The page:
After retirement he moved back to Kandy. He taught Latin and Greek as a visiting lecturer at Peradeniya and at Trinity College. He continued with our old practice of walking in the city – around the lake. He was a man who had silently and modestly made an enormous contribution to the country from ‘behind the scenes’. He was a brilliant scholar and an exemplary public servant. He was a great son of Kandy – that beautiful and cosmopolitan city in which all races, religions, classes and castes lived in harmony and friendship.

We will remember SML (Ahamed) Marikkar and cherish his memory.

 Sarath Amunugama

A brilliant man he touched many minds and hearts

Ahmed Marikar (S.M.L. Marikar)

No one took away prizes at Trinity College, Kandy so predictably as Seyadu Mohammed Lebbe Marikar.  No one ceded Marikar that honour and privilege as gladly as we did.  That he headed the Peradeniya University Prize List in 1956 was unsurprising and richly deserved with his First Class in Western Classics.

Seeing three boys outside the Trinity College Headmaster’s Room ominously poised for punishment from the highest taskmaster was misleading because these young boys were not summoned for punishment because of unfulfilled tasks in Latin.  S.M.L. Marikar, or Mariks as we knew him, was one of the three.  It was subsequently known that Marikar, the well-known scholar among them, was not poised for punishment but for reward for the highest marks and special commendation.

As a school officer Mariks contributed to the maintenance of discipline easily winning the cooperation of the boys.  He was much respected by them.  Later, as a member of the Ceylon Civil Service, and subsequently the Sri Lanka Administrative Service, he won the respect of his colleagues.  Marikar went on to to be a Secretary of a Ministry.  He would have long philosophical talks with President J.R. Jayewardene who enjoyed his knowledge of the Classics, and the way his mind worked.

Mariks was a very cultured and well-read individual who did not parade his intellectual superiority.  In time he graduated to being someone who was amiable, warm, able to relate interesting stories and reach out to all generations and all walks of life.  He often had an anecdote, a joke and a way of using humour to reach many minds and hearts.  He did this exceptionally well as Chairman of IDEA, an NGO, in Kandy post-retirement.

During his retirement, living in the heart of Kandy town, in his family home, he was a well-known figure who walked indefatigably everywhere including around the Lake for daily exercise.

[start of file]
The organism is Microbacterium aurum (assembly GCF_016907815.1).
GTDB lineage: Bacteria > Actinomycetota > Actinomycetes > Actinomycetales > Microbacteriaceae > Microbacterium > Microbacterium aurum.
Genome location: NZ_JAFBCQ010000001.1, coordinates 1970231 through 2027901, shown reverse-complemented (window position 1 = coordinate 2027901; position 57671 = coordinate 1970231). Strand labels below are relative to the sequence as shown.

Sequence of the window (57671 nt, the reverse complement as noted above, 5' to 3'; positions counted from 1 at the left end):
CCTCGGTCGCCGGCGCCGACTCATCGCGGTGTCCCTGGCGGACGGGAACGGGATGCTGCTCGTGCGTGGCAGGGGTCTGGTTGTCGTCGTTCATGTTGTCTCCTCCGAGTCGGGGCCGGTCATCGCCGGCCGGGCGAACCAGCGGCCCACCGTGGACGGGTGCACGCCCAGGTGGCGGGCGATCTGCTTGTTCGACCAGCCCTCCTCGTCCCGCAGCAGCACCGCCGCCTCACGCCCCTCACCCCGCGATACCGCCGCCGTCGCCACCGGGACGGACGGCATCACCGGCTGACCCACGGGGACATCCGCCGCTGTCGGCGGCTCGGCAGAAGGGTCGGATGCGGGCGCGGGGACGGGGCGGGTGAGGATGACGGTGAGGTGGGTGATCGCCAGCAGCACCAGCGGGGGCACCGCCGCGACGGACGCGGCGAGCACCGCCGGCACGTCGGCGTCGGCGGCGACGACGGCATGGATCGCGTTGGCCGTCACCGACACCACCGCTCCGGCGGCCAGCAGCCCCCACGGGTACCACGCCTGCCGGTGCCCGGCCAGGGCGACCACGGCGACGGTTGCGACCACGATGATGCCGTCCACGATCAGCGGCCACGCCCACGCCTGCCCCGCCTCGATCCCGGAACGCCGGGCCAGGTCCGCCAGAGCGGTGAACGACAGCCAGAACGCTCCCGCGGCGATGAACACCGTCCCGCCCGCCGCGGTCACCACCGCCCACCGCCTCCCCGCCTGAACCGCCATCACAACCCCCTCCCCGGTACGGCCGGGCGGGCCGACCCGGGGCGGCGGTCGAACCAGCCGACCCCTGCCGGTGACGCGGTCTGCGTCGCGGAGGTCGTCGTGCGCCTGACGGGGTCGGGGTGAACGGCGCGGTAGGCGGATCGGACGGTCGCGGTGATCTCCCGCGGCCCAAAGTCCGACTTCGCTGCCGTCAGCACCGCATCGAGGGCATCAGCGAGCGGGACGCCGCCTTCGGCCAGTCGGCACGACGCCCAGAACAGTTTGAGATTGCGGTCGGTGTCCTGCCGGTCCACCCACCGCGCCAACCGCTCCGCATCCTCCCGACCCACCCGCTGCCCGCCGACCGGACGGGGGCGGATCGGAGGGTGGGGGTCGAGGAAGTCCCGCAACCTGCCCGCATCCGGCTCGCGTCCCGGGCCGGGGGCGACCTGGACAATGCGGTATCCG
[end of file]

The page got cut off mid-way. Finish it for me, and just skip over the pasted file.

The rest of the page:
All of us who knew Mariks are saddened by his passing.

Jayantha Dhanapala

A cherished couple remembered with gratitude

Robert and Inez Sourjah

Dr. Robert Grant Sourjah departed to the realms above wrapped in his old Trinity College blazer one year ago on his 95th b’day.

On this same day he had faced the ordeal of a driving test with much trepidation, easily convincing the examiner that he was 95 years young. He got the licence renewed for the year ahead.

Returning home triumphantly, eager to answer the customary avalanche of birthday greetings, he eased himself into a chair by the phone, and to the great dismay of his family, collapsed instantly.

The son of a surgeon, Robert had it all —-a privileged lifestyle, charm and good looks.  He was educated in the “best school of all”, performing well both in his studies and in sports. He went down in the annals of Trinity history as the legendary ruggerite who captained the team for the first ever Bradby rugger match played against Royal College.

Medical students of that era recount how heads turned when the dashing young Robert as a Senior Registrar accompanied Prof. P.B Fernando down the corridors of the Colombo General Hospital.

But Robert had eyes only for a girl in Kandy, the tall and beautiful Inez Jackson- -Smale.

Their blissful and harmonious wedded life lasted 65 activity -filled years. Inez’s mother was a devout Christian who lived a selfless life of service to others.  Friends with their kith and kin were always welcome to view the annual Kandy Perahera from their home on Ward Street.

Inez’s mother’s generosity of spirit had rubbed off on her daughter making her the perfect partner for a compassionate and dedicated doctor.

In all those years that Robert served in out-station hospitals and ultimately Colombo, he was loved by his patients, being a patient listener and an excellent physician with a healing touch.

Returning home after a hard day’s work Robert would be ready to join in the fun that his lovely wife Inez had organised for the evening. She always entertained in great style – throwing a dinner party for 100 guests was child’s play for her. The passage of years did not diminish their enthusiasm for entertaining, even after they migrated “Down Under”. Always an excellent cook, she could transform even the humble jak seed to a delectable dish.